"Well, I think it's changed. And there's a different landscape out there," Mueller, 69, who is stepping down Sep 4 after 12 years as America's top law enforcement officer, told various American news media.
"After September 11th, you had core Al Qaeda in Pakistan and Afghanistan with (Osama) bin Laden. Bin Laden was killed. You have Al Qaeda growing in countries like Somalia, but most particularly in Yemen," he was quoted as saying by CNN.
"And there's still substantial threat out of Yemen," he said. "And now you have the countries in the Arab Spring: Tunisia, Libya, Syria, Mali; Egypt most recently, where they're breeding grounds for radical extremists who may not stay there, but may present an attack."
Mueller, who was charged with reshaping the FBI from a domestic crime-fighting force into a counterintelligence service with a key role in combating terrorism, also spoke of the homegrown extremists with in the US.
"And, finally, you have, within the United States, the growth of homegrown, radicalised extremists who are radicalised on the Internet and then get their instructions for developing explosives on the Internet, as well," he said.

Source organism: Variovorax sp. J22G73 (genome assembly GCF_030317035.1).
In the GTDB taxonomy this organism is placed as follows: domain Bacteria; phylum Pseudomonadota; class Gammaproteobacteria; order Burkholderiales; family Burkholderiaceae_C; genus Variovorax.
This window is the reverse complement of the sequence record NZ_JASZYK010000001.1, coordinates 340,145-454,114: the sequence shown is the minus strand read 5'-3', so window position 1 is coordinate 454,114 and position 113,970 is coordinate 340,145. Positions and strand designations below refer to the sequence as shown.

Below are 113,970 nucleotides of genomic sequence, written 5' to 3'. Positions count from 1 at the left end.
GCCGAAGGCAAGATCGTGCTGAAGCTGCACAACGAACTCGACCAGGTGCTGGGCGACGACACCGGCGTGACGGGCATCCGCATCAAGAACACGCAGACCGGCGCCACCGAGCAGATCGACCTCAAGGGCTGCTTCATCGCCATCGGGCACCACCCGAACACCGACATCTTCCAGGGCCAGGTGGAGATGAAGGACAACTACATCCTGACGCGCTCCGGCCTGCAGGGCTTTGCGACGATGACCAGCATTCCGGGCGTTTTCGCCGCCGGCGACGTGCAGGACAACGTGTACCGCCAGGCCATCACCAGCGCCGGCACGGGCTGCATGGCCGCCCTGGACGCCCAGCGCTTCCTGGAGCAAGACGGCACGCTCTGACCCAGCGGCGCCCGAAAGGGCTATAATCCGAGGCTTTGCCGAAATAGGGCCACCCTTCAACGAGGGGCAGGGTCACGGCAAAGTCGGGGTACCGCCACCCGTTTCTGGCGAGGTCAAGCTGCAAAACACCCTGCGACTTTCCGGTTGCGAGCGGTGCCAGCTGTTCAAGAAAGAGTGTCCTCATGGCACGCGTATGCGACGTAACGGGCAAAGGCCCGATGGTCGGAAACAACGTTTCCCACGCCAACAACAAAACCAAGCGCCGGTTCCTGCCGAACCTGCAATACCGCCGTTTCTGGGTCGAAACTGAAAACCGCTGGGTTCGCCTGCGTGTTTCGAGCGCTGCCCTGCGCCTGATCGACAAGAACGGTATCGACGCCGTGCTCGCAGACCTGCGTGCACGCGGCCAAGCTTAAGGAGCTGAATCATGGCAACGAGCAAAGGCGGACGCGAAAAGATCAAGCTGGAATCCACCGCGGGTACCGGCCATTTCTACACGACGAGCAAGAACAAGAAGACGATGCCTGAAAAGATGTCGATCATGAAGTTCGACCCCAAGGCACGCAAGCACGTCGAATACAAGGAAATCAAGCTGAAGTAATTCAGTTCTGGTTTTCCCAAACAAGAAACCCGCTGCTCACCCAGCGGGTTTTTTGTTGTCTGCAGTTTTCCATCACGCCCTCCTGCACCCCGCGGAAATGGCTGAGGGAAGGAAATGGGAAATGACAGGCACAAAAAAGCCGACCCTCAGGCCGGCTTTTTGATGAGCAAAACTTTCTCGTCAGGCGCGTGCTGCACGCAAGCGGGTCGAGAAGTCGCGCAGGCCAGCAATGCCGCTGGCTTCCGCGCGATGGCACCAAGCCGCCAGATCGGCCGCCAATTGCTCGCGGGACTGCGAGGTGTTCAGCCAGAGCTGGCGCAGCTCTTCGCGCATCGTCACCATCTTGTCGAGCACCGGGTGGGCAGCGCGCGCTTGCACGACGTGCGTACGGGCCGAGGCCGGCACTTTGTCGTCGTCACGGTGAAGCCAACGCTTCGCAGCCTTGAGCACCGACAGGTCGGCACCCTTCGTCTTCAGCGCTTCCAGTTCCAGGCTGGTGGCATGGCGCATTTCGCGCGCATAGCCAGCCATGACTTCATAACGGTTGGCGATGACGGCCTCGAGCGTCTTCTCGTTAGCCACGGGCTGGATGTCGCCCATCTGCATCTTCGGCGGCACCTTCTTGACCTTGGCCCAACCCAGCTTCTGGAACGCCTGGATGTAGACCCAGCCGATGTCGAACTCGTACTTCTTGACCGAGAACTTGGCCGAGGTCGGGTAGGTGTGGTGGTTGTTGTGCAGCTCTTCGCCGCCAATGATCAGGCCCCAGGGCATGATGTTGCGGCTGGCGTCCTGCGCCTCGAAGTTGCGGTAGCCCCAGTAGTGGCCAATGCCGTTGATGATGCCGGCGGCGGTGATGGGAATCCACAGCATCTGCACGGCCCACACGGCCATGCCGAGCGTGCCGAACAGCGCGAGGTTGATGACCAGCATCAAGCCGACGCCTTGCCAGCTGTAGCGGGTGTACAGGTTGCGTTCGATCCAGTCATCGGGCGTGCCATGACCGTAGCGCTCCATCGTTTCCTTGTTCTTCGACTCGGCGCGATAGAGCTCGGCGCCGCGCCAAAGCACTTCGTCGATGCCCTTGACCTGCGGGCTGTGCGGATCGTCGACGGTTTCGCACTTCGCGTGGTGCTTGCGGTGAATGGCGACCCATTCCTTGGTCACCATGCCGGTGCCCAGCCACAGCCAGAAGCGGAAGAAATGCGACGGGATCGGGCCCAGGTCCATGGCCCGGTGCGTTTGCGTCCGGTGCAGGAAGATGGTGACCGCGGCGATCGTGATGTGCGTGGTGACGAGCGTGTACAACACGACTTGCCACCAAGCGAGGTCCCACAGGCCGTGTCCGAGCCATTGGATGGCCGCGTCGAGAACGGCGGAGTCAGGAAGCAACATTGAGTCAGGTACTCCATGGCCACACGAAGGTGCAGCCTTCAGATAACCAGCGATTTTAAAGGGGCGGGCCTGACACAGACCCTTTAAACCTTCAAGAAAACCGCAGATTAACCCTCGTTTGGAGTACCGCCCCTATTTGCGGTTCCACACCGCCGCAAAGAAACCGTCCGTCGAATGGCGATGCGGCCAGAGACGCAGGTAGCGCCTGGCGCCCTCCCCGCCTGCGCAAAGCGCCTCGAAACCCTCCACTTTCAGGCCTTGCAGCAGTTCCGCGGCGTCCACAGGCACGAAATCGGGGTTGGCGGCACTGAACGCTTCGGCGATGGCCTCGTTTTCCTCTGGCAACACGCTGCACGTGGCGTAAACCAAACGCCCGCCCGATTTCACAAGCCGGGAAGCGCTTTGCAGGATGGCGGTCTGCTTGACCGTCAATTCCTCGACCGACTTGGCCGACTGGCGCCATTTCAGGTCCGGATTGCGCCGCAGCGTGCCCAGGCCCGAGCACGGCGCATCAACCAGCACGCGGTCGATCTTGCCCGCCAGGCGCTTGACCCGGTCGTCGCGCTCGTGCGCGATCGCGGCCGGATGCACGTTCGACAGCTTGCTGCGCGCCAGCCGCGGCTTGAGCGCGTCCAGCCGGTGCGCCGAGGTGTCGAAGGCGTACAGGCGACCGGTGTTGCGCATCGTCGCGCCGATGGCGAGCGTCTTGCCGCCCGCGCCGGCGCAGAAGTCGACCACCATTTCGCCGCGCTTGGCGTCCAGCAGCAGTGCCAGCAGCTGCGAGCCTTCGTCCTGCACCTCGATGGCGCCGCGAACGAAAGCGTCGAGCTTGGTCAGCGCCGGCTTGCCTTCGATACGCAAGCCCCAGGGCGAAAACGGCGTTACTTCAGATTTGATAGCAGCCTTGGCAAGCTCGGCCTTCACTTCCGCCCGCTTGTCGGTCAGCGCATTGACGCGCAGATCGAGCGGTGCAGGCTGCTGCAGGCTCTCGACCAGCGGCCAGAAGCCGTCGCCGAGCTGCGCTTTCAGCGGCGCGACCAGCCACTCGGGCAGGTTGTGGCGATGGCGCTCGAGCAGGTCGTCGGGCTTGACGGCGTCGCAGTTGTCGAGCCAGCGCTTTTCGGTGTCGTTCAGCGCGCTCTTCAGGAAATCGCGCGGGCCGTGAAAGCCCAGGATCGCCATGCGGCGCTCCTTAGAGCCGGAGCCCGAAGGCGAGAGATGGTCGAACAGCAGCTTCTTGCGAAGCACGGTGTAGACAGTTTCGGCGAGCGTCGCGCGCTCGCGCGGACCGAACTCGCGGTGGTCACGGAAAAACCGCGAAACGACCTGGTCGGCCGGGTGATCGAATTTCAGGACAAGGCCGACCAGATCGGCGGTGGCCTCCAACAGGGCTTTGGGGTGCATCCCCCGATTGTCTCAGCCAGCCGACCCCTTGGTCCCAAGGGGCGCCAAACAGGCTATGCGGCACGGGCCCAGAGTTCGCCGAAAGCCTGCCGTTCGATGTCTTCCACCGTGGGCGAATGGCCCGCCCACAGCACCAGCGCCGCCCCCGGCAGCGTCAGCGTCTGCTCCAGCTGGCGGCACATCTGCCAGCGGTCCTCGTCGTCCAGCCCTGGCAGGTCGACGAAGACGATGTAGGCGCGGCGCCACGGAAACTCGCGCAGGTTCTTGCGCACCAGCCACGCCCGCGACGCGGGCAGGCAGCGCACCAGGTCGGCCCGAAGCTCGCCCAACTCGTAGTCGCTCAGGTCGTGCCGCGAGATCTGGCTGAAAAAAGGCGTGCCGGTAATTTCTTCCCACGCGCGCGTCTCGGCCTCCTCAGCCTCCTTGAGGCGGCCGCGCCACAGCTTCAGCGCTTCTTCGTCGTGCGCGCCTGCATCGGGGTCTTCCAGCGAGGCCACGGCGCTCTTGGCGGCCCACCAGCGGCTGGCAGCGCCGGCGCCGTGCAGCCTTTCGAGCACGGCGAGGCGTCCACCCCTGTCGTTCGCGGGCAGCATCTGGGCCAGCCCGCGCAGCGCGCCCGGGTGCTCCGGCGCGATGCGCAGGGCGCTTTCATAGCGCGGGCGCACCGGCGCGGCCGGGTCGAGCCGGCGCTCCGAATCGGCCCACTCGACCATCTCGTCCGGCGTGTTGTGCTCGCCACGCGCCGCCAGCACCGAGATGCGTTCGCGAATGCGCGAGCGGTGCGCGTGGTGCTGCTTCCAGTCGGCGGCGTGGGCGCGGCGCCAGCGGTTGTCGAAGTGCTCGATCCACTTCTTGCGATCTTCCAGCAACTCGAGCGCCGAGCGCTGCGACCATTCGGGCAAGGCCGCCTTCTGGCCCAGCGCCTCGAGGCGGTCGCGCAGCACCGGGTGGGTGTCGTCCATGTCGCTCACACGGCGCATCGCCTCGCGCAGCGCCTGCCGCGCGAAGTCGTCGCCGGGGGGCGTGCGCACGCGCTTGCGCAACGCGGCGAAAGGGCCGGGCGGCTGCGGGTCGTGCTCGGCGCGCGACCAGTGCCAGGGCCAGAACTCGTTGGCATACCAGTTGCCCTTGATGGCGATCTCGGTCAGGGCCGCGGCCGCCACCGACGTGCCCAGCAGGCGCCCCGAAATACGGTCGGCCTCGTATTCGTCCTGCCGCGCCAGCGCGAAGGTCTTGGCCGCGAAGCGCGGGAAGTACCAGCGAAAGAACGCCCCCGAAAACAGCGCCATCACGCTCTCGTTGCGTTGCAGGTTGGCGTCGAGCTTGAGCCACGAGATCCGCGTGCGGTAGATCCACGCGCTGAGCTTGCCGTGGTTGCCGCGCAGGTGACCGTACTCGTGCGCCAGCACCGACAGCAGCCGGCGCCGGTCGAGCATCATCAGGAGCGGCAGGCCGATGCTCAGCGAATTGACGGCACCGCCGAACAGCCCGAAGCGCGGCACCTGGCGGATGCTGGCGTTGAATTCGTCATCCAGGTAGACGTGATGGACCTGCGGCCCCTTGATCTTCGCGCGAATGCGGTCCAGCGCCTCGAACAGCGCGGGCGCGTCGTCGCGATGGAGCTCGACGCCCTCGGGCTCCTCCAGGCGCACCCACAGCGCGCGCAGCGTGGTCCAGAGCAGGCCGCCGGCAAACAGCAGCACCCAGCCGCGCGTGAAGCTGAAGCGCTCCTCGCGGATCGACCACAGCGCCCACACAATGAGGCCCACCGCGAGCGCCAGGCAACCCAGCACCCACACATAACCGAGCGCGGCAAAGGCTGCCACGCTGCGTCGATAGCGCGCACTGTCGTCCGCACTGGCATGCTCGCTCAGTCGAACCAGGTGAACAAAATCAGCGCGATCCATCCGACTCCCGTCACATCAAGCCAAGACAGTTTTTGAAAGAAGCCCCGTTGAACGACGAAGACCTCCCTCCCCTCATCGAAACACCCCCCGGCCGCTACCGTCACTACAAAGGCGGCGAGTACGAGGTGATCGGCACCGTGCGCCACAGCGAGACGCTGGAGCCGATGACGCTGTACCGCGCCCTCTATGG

Mueller, who was appointed director by Republican President George W Bush, had his term extended by Democratic President Barack Obama with congressional approval beyond the normal 10-year maximum.
Mueller also expressed the view that the kind of intelligence being collected today by the National Security Agency (NSA) could have prevented at least a part of the 9/11 attack.
"I think there's a good chance we would have prevented at least a part of 9/11. In other words, there were four planes," he said.
"There were almost 20 -- 19 persons involved. I think we would have had a much better chance of identifying those individuals who were contemplating that attack," Mueller said.
Mueller also did not foresee the day when the US arms drones would be used to take out individuals who are posing threats to Americans on American soil.
"We have used it a handful of times to provide surveillance in tactical situations where we, for instance, have a hostage rescue operation undergoing and for very narrow tactical purposes in limited situations," he said.
Asked if America was in the day where Big Brother is now present in Americans' lives, Mueller said: "I wouldn't go so far as to say that at all."
The controversial data collection programmes, on the other hand, he said had made America "hugely" safer.
Asked about the Boston bombing despite such programmes, Mueller countered:
"The number of plots that we have disrupted would be in the dozens, and not just disrupted here but disrupted overseas."
"The ability now to work and exchange information with the CIA, with NSA, with our counterparts in the intelligence services and law enforcement entities overseas has grown substantially. And that makes us all safer," he said.